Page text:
The Human Interface Technology Laboratory (HITLab) of the University of Canterbury, New Zealand recently shook things up with an Augmented Reality project sponsored by Vodafone New Zealand that would restore both past and future to the quake-ridden city of Christchurch, NZ.
The app is called CityViewAR, and was released back in December for Android. The app uses sensor data to visualize digital information attached to GPS coordinates and overlay it accordingly in the camera view. In this case, HITLab is visualizing 3-D models of structures and buildings around the Christchurch area that were damaged in the quakes, or otherwise scheduled for demolition.
A very familiar GPS camera environment allows users to view the surrounding quake-affected area and overlay 3-D versions of the structures that not only used to be there, but may be there in the near future. HITLab also sees this app as the groundwork for a disaster-response system that would allow for quick information sharing.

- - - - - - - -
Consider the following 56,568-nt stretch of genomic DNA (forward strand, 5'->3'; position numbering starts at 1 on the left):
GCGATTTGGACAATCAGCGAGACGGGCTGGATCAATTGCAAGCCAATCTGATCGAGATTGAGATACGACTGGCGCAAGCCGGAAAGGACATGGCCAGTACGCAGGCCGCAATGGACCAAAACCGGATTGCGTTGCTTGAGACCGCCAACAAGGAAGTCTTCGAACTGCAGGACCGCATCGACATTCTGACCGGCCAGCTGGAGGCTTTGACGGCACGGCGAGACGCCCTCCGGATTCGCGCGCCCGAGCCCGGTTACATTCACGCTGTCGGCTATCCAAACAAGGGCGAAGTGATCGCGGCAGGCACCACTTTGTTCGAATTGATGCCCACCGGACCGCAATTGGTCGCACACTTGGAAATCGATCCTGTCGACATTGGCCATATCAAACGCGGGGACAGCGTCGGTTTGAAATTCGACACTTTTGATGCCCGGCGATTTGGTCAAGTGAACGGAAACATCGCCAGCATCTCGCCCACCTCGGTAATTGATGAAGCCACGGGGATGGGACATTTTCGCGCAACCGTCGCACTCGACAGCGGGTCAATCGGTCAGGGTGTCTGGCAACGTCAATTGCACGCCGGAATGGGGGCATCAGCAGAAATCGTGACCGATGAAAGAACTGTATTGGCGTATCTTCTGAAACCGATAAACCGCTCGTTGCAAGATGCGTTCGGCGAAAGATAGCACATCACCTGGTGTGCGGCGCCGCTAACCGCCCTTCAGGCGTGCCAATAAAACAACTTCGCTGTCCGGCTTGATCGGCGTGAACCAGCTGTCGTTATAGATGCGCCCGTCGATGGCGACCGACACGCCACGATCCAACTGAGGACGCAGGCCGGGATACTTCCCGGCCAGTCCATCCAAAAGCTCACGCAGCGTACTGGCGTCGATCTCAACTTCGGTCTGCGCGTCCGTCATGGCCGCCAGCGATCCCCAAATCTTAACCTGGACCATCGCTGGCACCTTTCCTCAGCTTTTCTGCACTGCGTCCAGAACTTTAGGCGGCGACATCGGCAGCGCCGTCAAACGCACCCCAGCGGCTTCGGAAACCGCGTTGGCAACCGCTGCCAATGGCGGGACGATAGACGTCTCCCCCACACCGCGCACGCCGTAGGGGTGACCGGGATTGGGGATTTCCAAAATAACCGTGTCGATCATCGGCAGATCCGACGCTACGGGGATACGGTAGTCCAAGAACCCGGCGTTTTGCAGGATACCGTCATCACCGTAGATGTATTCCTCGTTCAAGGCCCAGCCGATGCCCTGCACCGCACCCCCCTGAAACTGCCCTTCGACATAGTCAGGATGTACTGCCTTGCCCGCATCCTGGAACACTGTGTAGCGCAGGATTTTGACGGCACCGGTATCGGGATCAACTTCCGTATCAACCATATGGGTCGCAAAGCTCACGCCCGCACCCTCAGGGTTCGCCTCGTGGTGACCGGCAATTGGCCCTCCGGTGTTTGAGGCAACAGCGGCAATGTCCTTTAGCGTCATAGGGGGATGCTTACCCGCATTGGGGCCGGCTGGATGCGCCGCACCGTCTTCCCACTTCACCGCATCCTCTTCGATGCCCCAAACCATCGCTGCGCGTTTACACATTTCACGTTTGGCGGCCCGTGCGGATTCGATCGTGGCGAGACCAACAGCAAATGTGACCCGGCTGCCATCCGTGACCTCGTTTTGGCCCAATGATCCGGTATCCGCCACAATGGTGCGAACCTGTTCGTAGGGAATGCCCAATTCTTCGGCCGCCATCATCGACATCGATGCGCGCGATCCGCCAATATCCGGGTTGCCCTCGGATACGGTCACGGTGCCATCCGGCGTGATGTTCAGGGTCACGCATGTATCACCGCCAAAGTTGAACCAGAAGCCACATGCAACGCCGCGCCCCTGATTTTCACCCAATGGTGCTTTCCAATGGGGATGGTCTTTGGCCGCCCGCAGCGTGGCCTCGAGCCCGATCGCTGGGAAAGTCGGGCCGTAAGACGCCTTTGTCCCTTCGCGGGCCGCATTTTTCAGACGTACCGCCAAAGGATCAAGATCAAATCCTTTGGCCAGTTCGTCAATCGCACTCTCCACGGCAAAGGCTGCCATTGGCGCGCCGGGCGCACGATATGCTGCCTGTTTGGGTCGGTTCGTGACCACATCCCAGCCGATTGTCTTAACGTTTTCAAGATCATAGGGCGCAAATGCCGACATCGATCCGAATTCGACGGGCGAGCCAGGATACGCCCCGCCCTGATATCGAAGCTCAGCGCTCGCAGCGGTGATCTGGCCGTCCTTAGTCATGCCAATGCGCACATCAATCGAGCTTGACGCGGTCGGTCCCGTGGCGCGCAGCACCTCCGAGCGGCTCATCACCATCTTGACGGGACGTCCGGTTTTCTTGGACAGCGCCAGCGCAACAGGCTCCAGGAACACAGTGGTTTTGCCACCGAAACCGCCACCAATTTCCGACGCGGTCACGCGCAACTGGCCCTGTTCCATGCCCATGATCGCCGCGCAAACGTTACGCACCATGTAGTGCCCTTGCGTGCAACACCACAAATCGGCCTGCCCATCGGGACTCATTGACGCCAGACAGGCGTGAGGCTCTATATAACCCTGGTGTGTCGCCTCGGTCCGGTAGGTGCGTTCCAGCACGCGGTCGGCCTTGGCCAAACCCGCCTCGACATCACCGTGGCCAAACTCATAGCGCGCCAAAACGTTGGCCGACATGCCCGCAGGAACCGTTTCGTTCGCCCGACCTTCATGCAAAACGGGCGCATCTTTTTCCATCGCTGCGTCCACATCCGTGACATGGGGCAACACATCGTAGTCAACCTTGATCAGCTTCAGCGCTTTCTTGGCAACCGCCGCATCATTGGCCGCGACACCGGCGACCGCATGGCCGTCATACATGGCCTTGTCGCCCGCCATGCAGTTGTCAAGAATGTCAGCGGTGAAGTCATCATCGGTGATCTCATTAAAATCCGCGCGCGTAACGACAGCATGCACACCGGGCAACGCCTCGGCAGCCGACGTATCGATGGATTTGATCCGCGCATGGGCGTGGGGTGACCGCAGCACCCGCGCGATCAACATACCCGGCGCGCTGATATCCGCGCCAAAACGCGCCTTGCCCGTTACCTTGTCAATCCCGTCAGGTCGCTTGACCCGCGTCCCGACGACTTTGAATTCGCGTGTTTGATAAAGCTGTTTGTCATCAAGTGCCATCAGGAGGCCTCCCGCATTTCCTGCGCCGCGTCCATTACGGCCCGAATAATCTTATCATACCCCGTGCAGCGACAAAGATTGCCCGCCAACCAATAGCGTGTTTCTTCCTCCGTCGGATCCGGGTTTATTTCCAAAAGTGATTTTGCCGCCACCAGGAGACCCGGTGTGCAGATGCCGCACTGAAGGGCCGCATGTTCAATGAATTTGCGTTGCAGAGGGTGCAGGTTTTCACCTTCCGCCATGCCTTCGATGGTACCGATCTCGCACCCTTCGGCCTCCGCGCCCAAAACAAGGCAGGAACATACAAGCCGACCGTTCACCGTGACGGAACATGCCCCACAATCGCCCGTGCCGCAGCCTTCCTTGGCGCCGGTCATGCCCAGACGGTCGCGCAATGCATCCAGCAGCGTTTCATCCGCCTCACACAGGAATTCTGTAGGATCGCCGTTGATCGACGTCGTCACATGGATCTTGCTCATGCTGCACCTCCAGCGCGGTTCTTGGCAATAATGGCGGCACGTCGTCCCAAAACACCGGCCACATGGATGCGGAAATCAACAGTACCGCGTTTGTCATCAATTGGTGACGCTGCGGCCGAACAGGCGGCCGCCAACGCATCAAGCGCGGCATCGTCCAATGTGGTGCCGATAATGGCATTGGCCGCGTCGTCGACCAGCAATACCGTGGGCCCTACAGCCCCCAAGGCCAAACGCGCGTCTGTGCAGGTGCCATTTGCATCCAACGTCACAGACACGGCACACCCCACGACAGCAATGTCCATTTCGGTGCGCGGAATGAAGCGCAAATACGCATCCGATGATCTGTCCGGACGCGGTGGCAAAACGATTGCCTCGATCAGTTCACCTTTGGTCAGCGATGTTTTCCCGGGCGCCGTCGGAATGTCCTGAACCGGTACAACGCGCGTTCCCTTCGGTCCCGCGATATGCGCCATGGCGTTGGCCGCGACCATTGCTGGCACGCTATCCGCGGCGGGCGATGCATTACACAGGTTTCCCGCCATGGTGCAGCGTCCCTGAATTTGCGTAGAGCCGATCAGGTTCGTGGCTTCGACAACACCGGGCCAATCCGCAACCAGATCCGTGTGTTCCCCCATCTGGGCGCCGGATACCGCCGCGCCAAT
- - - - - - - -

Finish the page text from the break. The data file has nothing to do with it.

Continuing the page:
From the CityViewAR project site:
“Future work on the app will allow users to add their own feedback on the buildings shown, so architects and urban planners can use the tool to get input from people about their proposed designs. Additional histroical data could be included to allow people to go back in time and see what used to be at locations 50 or 100 years ago. It is also anticipated that the system could be connected to more traditional GIS viewing software, to enable other data sets to be shown, such as utility information. Ongoing research could lead to a mobile AR platform that could be quickly deployed in response to a natural disaster and provide invaluable on-site information.”